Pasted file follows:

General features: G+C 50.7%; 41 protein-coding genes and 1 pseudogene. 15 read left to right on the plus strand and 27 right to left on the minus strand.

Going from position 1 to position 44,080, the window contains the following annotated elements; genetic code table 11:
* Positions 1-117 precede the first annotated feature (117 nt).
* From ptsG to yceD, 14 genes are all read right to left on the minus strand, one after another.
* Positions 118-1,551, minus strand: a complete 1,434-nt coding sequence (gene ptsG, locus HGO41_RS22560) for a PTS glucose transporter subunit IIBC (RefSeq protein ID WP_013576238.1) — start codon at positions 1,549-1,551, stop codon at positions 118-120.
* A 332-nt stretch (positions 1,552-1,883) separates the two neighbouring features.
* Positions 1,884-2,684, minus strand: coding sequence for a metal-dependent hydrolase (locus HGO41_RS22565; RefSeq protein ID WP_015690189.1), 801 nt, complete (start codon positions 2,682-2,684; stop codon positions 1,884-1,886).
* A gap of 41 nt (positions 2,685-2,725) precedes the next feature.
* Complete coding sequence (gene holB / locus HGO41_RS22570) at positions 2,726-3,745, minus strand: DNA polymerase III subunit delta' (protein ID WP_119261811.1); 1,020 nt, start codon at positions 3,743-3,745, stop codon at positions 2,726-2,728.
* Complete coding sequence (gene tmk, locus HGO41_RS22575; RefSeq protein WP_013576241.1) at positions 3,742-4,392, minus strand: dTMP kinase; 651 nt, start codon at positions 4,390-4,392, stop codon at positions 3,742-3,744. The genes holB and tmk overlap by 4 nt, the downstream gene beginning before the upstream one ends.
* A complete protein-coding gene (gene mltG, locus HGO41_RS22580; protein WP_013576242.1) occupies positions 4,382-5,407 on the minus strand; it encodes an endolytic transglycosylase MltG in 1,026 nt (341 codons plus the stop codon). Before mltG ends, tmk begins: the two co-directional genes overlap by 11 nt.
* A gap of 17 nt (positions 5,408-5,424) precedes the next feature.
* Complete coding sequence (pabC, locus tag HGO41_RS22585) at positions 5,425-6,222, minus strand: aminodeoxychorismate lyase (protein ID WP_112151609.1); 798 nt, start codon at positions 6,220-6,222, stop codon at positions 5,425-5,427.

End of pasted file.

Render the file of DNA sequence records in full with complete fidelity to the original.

General features: G+C 50.7%; 41 protein-coding genes and 1 pseudogene. 15 read left to right on the plus strand and 27 right to left on the minus strand.

Going from position 1 to position 44,080, the window contains the following annotated elements; genetic code table 11:
* Positions 1-117 precede the first annotated feature (117 nt).
* From ptsG to yceD, 14 genes are all read right to left on the minus strand, one after another.
* Positions 118-1,551, minus strand: a complete 1,434-nt coding sequence (gene ptsG, locus HGO41_RS22560) for a PTS glucose transporter subunit IIBC (RefSeq protein ID WP_013576238.1) — start codon at positions 1,549-1,551, stop codon at positions 118-120.
* A 332-nt stretch (positions 1,552-1,883) separates the two neighbouring features.
* Positions 1,884-2,684, minus strand: coding sequence for a metal-dependent hydrolase (locus HGO41_RS22565; RefSeq protein ID WP_015690189.1), 801 nt, complete (start codon positions 2,682-2,684; stop codon positions 1,884-1,886).
* A gap of 41 nt (positions 2,685-2,725) precedes the next feature.
* Complete coding sequence (gene holB / locus HGO41_RS22570) at positions 2,726-3,745, minus strand: DNA polymerase III subunit delta' (protein ID WP_119261811.1); 1,020 nt, start codon at positions 3,743-3,745, stop codon at positions 2,726-2,728.
* Complete coding sequence (gene tmk, locus HGO41_RS22575; RefSeq protein WP_013576241.1) at positions 3,742-4,392, minus strand: dTMP kinase; 651 nt, start codon at positions 4,390-4,392, stop codon at positions 3,742-3,744. The genes holB and tmk overlap by 4 nt, the downstream gene beginning before the upstream one ends.
* A complete protein-coding gene (gene mltG, locus HGO41_RS22580; protein WP_013576242.1) occupies positions 4,382-5,407 on the minus strand; it encodes an endolytic transglycosylase MltG in 1,026 nt (341 codons plus the stop codon). Before mltG ends, tmk begins: the two co-directional genes overlap by 11 nt.
* A gap of 17 nt (positions 5,408-5,424) precedes the next feature.
* Complete coding sequence (pabC, locus tag HGO41_RS22585) at positions 5,425-6,222, minus strand: aminodeoxychorismate lyase (protein ID WP_112151609.1); 798 nt, start codon at positions 6,220-6,222, stop codon at positions 5,425-5,427.